By: Kate Kruesi.
Chuck Hulse has what he calls an “yen for learning.” He grew up in an eastern Long Island beach town, his parents allowing him to roam within one square mile of their home from a young age. This square mile included ocean dunes, salt marshes, scrub pine barrens and a well-stocked home and town library of nature guides and natural history references. The local Wildlife Refuge featured multiple weekly summer programs and Chuck attended them all. He was a naturalist before he understood the term, discovering starfish, scallops, eels, birds, insects and the concept of natural communities on his daily expeditions.
Then came the life stage peppered with “what do you do when you grow up?” questions. Chuck followed interests in chemistry, biology and physics, ultimately narrowing it down to a PhD investigating metalloproteins to better manage excess nitrates from agriculture. But he started to question the relevance; was improving agricultural practices the smarter solution? While deeply immersed in this lab work he routinely escaped to the Shenandoah Mountains and found himself drifting towards the environmental sciences.
But deeply (meta)physical encounters with trees kept changing his trajectory. At age 27, after sledding at 35 mph into a tree, and nearly dying, he experienced an epiphany: seeing the world in unnaturally brilliant color and a sense of clairvoyance. Starting over, after reading religion and philosophy and finishing his PhD and two post docs, he switched to medicine where he accomplished much in his distinguished career in Family Medicine at UVM. Then a second tree encounter: two falling on his family in tents during a freak windstorm, pinning him to the ground protectively crouched over his young daughter. Again lucky to be alive, this seemed to, sadly, reverse his brilliant sense of vision.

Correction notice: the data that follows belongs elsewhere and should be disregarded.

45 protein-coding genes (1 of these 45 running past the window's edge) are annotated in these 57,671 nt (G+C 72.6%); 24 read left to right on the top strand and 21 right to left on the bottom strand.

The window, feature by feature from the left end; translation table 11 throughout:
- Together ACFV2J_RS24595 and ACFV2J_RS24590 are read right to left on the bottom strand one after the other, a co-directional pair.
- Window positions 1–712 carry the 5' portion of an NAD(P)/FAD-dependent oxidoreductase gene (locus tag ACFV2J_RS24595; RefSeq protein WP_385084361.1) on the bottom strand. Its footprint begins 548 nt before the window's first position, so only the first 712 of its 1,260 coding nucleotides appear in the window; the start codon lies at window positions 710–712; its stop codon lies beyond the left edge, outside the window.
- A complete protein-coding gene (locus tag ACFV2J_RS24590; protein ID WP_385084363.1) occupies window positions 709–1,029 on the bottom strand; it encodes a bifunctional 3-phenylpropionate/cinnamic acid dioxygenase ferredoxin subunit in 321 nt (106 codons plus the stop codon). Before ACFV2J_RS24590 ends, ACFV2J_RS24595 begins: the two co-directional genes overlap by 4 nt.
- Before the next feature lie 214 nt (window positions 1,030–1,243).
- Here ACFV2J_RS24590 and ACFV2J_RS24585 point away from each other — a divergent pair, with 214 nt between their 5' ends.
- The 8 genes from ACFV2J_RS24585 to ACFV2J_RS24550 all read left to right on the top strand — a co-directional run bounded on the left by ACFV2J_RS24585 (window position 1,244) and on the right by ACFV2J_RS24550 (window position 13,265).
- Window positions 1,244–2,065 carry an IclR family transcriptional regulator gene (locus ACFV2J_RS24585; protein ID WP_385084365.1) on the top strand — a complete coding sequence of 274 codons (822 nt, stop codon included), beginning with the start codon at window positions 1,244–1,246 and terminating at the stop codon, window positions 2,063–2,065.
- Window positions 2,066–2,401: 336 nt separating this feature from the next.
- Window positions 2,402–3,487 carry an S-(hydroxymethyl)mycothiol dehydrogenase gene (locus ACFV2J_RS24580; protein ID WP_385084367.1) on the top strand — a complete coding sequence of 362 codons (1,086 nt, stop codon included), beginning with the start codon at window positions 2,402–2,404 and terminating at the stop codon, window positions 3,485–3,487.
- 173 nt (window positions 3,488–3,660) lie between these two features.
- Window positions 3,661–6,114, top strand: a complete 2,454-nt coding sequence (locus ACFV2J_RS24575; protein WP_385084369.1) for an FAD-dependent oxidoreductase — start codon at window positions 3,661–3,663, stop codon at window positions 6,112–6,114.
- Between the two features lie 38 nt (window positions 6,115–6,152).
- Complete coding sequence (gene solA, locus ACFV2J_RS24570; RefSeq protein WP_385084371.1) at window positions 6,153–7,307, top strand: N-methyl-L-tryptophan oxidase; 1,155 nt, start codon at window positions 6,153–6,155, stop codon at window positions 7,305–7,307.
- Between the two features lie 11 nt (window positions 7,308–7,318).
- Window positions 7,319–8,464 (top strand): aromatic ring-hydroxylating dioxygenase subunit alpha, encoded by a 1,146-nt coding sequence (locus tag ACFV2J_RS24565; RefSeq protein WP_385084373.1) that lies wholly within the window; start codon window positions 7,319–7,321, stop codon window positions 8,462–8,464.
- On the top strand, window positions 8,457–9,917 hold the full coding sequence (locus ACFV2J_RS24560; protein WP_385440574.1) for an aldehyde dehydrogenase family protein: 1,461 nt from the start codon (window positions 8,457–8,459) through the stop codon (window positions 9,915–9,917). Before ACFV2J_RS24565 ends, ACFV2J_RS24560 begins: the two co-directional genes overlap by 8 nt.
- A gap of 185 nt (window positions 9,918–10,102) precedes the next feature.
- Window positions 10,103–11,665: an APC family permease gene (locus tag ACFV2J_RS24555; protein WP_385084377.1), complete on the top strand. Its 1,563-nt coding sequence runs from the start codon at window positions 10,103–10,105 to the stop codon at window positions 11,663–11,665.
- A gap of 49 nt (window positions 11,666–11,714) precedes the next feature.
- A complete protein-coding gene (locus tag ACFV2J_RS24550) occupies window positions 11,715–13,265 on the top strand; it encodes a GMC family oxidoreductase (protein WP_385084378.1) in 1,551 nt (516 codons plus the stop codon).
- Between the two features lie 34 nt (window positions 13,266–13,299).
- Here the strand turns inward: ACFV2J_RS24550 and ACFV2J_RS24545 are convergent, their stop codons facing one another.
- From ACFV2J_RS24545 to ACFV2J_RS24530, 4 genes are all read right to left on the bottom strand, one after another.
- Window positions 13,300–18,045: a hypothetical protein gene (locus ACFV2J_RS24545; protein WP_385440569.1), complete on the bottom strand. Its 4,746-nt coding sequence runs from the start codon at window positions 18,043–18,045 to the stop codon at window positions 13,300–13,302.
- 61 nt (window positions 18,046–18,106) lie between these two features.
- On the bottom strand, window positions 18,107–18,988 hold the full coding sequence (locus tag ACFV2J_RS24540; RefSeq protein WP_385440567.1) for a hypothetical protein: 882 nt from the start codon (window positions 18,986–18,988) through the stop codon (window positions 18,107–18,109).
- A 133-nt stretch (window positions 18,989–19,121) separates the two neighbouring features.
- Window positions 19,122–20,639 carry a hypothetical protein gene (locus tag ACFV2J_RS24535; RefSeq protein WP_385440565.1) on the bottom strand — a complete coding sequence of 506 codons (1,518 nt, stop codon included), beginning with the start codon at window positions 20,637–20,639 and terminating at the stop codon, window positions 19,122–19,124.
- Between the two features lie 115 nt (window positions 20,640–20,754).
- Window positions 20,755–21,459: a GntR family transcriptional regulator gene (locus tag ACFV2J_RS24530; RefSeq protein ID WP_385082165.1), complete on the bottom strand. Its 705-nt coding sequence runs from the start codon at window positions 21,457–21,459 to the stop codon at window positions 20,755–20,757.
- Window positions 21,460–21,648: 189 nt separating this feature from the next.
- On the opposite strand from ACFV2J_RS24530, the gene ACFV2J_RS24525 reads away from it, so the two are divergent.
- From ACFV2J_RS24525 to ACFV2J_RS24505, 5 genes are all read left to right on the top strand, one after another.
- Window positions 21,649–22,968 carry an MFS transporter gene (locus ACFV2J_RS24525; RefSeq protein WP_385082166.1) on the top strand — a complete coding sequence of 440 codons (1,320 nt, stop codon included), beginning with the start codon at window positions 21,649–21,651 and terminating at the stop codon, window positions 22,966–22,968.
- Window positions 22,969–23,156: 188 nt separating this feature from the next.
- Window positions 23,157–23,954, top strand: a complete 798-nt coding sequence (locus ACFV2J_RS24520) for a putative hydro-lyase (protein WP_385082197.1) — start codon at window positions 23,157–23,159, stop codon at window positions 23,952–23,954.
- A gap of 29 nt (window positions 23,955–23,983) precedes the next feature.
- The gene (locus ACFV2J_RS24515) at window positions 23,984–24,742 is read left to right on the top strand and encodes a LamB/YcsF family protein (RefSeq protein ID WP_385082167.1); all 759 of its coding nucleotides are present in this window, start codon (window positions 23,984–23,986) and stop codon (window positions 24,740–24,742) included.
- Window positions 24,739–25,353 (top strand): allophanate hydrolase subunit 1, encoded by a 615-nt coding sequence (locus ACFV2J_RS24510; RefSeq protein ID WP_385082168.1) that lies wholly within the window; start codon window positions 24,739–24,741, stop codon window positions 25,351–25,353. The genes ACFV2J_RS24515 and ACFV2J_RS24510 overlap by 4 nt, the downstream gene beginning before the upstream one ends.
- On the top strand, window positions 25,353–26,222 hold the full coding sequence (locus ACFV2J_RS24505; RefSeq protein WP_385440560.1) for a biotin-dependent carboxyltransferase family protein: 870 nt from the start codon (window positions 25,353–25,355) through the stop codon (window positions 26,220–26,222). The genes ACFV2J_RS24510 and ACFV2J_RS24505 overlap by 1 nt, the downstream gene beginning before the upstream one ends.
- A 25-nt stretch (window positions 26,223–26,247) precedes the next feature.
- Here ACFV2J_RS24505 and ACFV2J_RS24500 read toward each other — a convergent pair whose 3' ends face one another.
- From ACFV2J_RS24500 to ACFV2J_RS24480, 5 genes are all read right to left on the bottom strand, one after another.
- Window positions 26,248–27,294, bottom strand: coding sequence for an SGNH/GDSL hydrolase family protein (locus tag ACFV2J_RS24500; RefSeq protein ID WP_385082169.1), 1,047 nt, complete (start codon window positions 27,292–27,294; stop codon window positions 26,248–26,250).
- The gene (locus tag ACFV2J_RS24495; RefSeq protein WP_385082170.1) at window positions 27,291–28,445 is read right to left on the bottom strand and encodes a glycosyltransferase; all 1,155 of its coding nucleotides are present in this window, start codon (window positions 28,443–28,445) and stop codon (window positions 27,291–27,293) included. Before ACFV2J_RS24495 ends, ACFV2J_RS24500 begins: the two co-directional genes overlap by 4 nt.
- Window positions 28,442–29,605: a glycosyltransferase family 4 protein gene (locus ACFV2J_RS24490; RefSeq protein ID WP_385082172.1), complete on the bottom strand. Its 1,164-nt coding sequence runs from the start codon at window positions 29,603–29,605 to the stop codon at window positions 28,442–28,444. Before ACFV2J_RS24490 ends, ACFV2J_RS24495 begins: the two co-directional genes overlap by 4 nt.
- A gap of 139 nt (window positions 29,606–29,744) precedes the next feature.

Retiring in 2011, he continues to teach a course he developed, formerly Ecosystem Change and Human Health, now directed toward Biodiversity and Human Health, but still finds himself asking, “what will I do when I grow up”? The natural world kept calling him: connections to the Field Naturalist Program at UVM, Cornell University Extension’s Master Naturalist program, helping create a South Hero Land Trust Nature Walk series, a Champlain Islands’ Nature blog and field guides; becoming a Plant Conservation Volunteer for New England Wildflower Society, a Burlington Master Naturalist, and now working with Alicia Daniel to develop a South Hero/Champlain Islands Master Naturalist program.
His kids are now in college; he is more relaxed post work-stress; inklings of clairvoyance are returning; and he is again reading religion and philosophy. Chuck believes that the concept of “pieces, patterns, processes” is a great learning/evaluation tool for observation and understanding. In this approach, you learn not only the names of things like trees, but also how they are distributed in the landscape and learn to ask why. But is there yet another level? Is there a spiritual aspect we are missing: the importance of awe, appreciation of beauty and miracle of biodiversity, a First People mystical connection? Chuck continues to track his interests circling back to the connection to nature that makes him feel at home in the world.